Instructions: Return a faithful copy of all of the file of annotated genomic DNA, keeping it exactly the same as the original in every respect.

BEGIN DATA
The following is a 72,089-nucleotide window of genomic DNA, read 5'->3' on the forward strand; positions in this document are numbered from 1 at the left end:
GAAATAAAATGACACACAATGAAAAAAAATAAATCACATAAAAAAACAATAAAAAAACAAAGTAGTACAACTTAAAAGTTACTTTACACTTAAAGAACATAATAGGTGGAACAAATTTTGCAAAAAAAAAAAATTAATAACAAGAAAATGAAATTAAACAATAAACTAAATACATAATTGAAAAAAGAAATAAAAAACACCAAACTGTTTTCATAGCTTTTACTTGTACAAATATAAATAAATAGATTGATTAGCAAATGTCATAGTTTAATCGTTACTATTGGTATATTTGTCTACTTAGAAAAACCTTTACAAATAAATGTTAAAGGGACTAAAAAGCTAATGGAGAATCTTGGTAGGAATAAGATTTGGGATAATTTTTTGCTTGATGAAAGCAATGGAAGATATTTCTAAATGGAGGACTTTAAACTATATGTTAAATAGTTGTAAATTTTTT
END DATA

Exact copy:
The following is a 72,089-nucleotide window of genomic DNA, read 5'->3' on the forward strand; positions in this document are numbered from 1 at the left end:
GAAATAAAATGACACACAATGAAAAAAAATAAATCACATAAAAAAACAATAAAAAAACAAAGTAGTACAACTTAAAAGTTACTTTACACTTAAAGAACATAATAGGTGGAACAAATTTTGCAAAAAAAAAAAATTAATAACAAGAAAATGAAATTAAACAATAAACTAAATACATAATTGAAAAAAGAAATAAAAAACACCAAACTGTTTTCATAGCTTTTACTTGTACAAATATAAATAAATAGATTGATTAGCAAATGTCATAGTTTAATCGTTACTATTGGTATATTTGTCTACTTAGAAAAACCTTTACAAATAAATGTTAAAGGGACTAAAAAGCTAATGGAGAATCTTGGTAGGAATAAGATTTGGGATAATTTTTTGCTTGATGAAAGCAATGGAAGATATTTCTAAATGGAGGACTTTAAACTATATGTTAAATAGTTGTAAATTTTTT